As regular readers of this blog will know, I firmly believe that our tax system is too complex and a serious disincentive to business growth in this country. I was delighted, therefore, to be invited to take part in a British Chambers of Commerce Breakfast Forum at the Conservative Conference in Birmingham. The topic of the forum was "Simpler tax for Maximum Business Growth" and it was attended by Philip Hammond MP (Shadow Chief Secretary to the Treasury) and John Redwood MP.
The Chambers of Commerce hit the nail directly on the head in choosing to air this topic which is vitally important to their members.
Philip Hammond was invited by the Neville Reyner, CBE, President of the British Chambers of Commerce to make a few opening remarks. He explained that the Tories objective was in the medium term to reduce tax and it was now accepted by the public at large that business needed tax breaks. The Tories would however be in a difficult fiscal position if they won the next election; thus any changes for the time being had to be self-financing.
They intend to reduce the rate of corporation tax from 28% to 25% and to pay for this by reducing capital allowances. They will also reverse the increase in the small companies' rate of corporation tax.
Of course I was waiting with baited breath, to hear what measures they proposed for simplifying tax. The only things that came out were:
- a reference to the current inordinate length of our legislation
- a reference to the fact that tax is complex for business to operate but that there is not necessarily any benefit to Government in reducing the complexity; I took it, however, that there would not be any bar to simplification provided that it did not cost them anything!
There was an undertaking that in future they would announce their intentions before introducing detailed legislation in order that there could be more debate and consultation. This would better ensure that the actual legislation would achieve its stated purpose and would avoid the embarrassing u-turns that have been a feature of recent Finance Bills.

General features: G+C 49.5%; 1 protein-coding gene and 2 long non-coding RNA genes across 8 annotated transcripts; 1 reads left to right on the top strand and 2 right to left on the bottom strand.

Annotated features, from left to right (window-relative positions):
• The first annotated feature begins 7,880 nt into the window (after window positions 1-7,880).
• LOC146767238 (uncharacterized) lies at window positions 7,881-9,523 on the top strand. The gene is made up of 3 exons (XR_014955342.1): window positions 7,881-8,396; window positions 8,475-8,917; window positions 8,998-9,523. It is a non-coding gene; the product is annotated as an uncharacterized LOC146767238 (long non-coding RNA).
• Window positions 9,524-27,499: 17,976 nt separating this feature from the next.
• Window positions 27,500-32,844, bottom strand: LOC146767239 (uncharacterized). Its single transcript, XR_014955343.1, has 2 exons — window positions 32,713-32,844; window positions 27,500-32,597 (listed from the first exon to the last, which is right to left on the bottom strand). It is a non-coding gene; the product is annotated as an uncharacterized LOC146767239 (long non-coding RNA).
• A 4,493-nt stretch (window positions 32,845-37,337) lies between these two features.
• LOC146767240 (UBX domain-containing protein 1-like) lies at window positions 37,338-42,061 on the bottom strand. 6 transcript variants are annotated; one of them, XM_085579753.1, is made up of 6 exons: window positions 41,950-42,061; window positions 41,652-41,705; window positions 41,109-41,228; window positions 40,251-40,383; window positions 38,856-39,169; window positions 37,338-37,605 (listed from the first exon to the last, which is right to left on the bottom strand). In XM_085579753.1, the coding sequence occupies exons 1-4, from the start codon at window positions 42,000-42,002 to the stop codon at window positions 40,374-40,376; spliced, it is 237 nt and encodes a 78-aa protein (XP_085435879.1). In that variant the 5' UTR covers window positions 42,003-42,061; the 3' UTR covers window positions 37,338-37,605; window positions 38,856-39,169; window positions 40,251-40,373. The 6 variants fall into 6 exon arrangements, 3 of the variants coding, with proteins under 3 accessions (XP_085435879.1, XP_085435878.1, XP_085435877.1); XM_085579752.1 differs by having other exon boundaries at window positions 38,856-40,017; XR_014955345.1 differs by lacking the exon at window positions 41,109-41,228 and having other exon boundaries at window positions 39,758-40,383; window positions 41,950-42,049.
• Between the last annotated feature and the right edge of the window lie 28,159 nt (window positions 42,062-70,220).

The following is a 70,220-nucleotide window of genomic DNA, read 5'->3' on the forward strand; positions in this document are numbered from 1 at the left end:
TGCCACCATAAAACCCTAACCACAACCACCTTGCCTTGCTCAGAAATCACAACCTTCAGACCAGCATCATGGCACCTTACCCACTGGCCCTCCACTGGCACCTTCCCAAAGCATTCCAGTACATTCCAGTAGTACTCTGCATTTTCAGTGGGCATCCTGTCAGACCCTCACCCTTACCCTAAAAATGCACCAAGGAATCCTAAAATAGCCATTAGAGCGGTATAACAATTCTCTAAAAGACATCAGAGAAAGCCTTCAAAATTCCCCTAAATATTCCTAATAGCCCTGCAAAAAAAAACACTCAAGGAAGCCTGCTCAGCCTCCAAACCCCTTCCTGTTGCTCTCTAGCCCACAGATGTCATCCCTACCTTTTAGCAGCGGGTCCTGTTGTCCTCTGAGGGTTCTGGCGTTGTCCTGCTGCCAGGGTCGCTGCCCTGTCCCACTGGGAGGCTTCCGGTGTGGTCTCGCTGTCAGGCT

Those present did manage to get the Shadow Minister to consider the formal introduction of a de minimis limit for small items of capital expenditure which could be expensed for tax purposes. This in itself will save businesses hours spent in producing analyses of very small capital items which they write off for accounts purposes, but then have to be added back for tax purposes, and capitalised.
Other responses to questions from the floor revealed that:
- they have no plans for a general anti-avoidance provision
- they believe that the attack on income shifting between husband and wife was politically motivated and they will not, therefore, be reviving this issue if they come to power
- apart from reversing recent increases in the small companies rate of corporation tax they have no plans to further reduce the rate below 20%
- they will announce planned tax changes in advance but will not set out their entire tax agenda at the start of Parliament.
Once again all very interesting but nothing much about tax simplification. This is such an important topic for all businesses that I have decided that the only course open to me is to write to the British Chambers of Commerce and Philip Hammond MP setting out some tax simplification ideas. These will be posted on my blog tomorrow.